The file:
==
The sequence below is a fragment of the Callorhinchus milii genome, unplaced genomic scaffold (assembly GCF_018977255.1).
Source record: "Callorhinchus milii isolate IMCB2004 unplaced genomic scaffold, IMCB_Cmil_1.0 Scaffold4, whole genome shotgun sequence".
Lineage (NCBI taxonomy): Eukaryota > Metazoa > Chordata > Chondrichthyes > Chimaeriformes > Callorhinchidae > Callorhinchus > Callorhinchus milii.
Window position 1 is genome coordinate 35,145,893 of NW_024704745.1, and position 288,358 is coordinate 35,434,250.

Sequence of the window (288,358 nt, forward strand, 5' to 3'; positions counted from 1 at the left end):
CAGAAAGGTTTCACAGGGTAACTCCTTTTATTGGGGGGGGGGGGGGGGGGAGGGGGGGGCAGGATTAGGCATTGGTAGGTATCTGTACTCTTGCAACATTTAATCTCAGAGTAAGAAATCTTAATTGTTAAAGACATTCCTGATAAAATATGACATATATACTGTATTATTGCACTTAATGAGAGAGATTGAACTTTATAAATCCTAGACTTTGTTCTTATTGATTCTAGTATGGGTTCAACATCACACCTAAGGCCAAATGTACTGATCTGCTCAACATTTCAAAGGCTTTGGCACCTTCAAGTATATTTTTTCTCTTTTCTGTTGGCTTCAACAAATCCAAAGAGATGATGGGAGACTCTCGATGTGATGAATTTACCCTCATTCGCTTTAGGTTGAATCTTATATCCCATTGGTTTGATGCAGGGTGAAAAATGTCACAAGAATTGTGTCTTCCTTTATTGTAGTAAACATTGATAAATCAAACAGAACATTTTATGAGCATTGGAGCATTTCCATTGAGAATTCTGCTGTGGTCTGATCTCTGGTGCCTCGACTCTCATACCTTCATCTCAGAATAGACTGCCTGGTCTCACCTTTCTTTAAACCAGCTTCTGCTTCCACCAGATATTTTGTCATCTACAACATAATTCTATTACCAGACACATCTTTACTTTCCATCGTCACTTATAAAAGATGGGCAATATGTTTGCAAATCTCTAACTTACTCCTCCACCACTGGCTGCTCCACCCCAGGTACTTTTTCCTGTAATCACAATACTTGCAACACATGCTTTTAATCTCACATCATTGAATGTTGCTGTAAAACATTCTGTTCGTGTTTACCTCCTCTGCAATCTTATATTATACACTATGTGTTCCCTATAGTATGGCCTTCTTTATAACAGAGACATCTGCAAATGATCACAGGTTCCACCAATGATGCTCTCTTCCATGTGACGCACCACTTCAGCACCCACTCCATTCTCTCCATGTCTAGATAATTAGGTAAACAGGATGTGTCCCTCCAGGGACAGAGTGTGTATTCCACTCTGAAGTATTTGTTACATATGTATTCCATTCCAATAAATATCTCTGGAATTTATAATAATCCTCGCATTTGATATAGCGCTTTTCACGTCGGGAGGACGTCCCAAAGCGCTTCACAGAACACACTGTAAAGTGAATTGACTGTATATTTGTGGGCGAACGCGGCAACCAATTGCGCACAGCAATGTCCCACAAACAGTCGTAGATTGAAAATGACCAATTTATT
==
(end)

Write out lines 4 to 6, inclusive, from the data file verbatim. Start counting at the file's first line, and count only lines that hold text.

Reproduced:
Window position 1 is genome coordinate 35,145,893 of NW_024704745.1, and position 288,358 is coordinate 35,434,250.

Sequence of the window (288,358 nt, forward strand, 5' to 3'; positions counted from 1 at the left end):
CAGAAAGGTTTCACAGGGTAACTCCTTTTATTGGGGGGGGGGGGGGGGGGAGGGGGGGGCAGGATTAGGCATTGGTAGGTATCTGTACTCTTGCAACATTTAATCTCAGAGTAAGAAATCTTAATTGTTAAAGACATTCCTGATAAAATATGACATATATACTGTATTATTGCACTTAATGAGAGAGATTGAACTTTATAAATCCTAGACTTTGTTCTTATTGATTCTAGTATGGGTTCAACATCACACCTAAGGCCAAATGTACTGATCTGCTCAACATTTCAAAGGCTTTGGCACCTTCAAGTATATTTTTTCTCTTTTCTGTTGGCTTCAACAAATCCAAAGAGATGATGGGAGACTCTCGATGTGATGAATTTACCCTCATTCGCTTTAGGTTGAATCTTATATCCCATTGGTTTGATGCAGGGTGAAAAATGTCACAAGAATTGTGTCTTCCTTTATTGTAGTAAACATTGATAAATCAAACAGAACATTTTATGAGCATTGGAGCATTTCCATTGAGAATTCTGCTGTGGTCTGATCTCTGGTGCCTCGACTCTCATACCTTCATCTCAGAATAGACTGCCTGGTCTCACCTTTCTTTAAACCAGCTTCTGCTTCCACCAGATATTTTGTCATCTACAACATAATTCTATTACCAGACACATCTTTACTTTCCATCGTCACTTATAAAAGATGGGCAATATGTTTGCAAATCTCTAACTTACTCCTCCACCACTGGCTGCTCCACCCCAGGTACTTTTTCCTGTAATCACAATACTTGCAACACATGCTTTTAATCTCACATCATTGAATGTTGCTGTAAAACATTCTGTTCGTGTTTACCTCCTCTGCAATCTTATATTATACACTATGTGTTCCCTATAGTATGGCCTTCTTTATAACAGAGACATCTGCAAATGATCACAGGTTCCACCAATGATGCTCTCTTCCATGTGACGCACCACTTCAGCACCCACTCCATTCTCTCCATGTCTAGATAATTAGGTAAACAGGATGTGTCCCTCCAGGGACAGAGTGTGTATTCCACTCTGAAGTATTTGTTACATATGTATTCCATTCCAATAAATATCTCTGGAATTTATAATAATCCTCGCATTTGATATAGCGCTTTTCACGTCGGGAGGACGTCCCAAAGCGCTTCACAGAACACACTGTAAAGTGAATTGACTGTATATTTGTGGGCGAACGCGGCAACCAATTGCGCACAGCAATGTCCCACAAACAGTCGTAGATTGAAAATGACCAATTTATT